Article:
One of the few rays of light in this bleak month has been the level of new Labour recruits: 20,000 people joining the Labour Party since the Tories wafer thin win. Considering this represents a 15% increase in overall membership – it’s a statistic that should be raising eyebrows everywhere. By now the mountain of red membership cards will be starting to arrive on doorsteps up and down the country. It will be a massive own goal if we fail […]

    Read more →
  • Featured News Has Militant’s Derek Hatton really been allowed back in the Labour Party?

    Has Militant’s Derek Hatton really been allowed back in the Labour Party?

    Last night, ITV News revealed that Derek Hatton had rejoined the Labour Party – 29 years after being expelled. Hatton had originally joined Labour as part of an entryist tactic by the Trotskyist group Militant in the 1980s, and rose through the ranks to become deputy leader of Labour-run Liverpool Council. The actions of that council led then-Labour leader Neil Kinnock to denounce them in a famous speech in Bournemouth in 1985, where he said: “I’ll tell you what happens with […]

    Read more →
  • News After humiliating defeat in Bradford West, George Galloway is running for Mayor of London

    After humiliating defeat in Bradford West, George Galloway is running for Mayor of London

    Following his embarrassing election defeat to Labour’s Naz Shah in Bradford West, former Labour MP George Galloway has announced his candidacy in the 2016 Mayor of London race. The Respect Party leader recently began legal proceedings over the Bradford West result, where his 10,000 majority turned into an 11,000 majority for Labour. Given his new interest, it is unclear whether he will be pursuing the case. During the election, Galloway caused an uproar when accused his Labour opponent Naz Shah of lying […]

    Read more →
  • Comment Featured You can’t replace the experiences of millions of workers with ‘aspirational politics’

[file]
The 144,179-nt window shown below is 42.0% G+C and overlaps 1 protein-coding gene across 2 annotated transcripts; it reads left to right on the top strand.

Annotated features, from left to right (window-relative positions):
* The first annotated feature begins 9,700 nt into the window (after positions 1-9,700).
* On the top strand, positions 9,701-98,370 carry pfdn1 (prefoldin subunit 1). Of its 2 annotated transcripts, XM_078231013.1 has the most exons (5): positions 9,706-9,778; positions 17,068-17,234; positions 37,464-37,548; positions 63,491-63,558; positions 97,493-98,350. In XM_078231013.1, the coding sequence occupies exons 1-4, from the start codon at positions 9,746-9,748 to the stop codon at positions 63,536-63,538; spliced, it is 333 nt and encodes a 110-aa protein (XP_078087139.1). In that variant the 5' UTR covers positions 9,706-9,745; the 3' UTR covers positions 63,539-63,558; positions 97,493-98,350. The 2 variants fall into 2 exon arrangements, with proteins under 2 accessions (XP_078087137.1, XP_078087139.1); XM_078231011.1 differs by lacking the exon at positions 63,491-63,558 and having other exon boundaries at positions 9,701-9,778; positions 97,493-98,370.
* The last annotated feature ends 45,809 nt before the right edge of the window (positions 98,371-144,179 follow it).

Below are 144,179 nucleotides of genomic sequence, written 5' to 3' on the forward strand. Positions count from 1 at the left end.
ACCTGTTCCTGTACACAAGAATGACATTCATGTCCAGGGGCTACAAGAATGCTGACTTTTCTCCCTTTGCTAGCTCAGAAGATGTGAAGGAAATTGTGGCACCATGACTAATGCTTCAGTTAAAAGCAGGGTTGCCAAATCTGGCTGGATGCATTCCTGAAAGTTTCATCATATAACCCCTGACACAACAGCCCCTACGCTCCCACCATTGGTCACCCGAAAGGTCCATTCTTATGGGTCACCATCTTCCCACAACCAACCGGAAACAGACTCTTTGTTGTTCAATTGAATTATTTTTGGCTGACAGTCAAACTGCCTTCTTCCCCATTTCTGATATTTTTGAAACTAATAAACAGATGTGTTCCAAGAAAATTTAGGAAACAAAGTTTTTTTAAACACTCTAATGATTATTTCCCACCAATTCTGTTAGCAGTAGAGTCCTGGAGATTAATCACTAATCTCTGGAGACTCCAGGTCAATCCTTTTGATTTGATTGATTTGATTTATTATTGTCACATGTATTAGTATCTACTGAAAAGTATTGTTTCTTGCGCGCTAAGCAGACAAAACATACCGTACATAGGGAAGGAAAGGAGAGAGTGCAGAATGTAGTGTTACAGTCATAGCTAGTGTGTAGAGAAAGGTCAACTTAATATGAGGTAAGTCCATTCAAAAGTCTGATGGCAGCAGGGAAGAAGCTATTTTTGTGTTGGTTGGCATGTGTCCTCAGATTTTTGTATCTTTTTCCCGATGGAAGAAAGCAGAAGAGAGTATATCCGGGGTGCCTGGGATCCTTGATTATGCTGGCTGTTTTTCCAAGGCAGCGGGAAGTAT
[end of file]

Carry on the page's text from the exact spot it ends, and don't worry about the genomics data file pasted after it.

You can’t replace the experiences of millions of workers with ‘aspirational politics’

    Over my long life I have been many things: As a lad I was a child labourer who lived in cheap doss houses with my parents who had been made destitute by the Great Depression. As a young man, I left those warrens and took the kings shilling and served in the RAF during the Second World War. In peace time, because a Labour government introduced the Welfare State, I became a member of the middle class and exchanged my […]

    Read more →
  • News Sadiq Khan slams tendency of politicians and media to “lump all Asians together”

    Sadiq Khan slams tendency of politicians and media to “lump all Asians together”

    London Mayor hopeful Sadiq Khan has pledged today to make efforts to win back over Hindu voters, following polling showing that at this election more Hindus voted Tory than Labour for the first time ever. Survation polling released this week showed that the Conservatives had an eight point lead over Labour among Hindu voters, 49% to 41%. Over 425,000 Hindus live in London, and Labour failed to win two target seats that have large Hindu populations, Harrow East and Croydon Central. […]

    Read more →
Share with your friends










Submit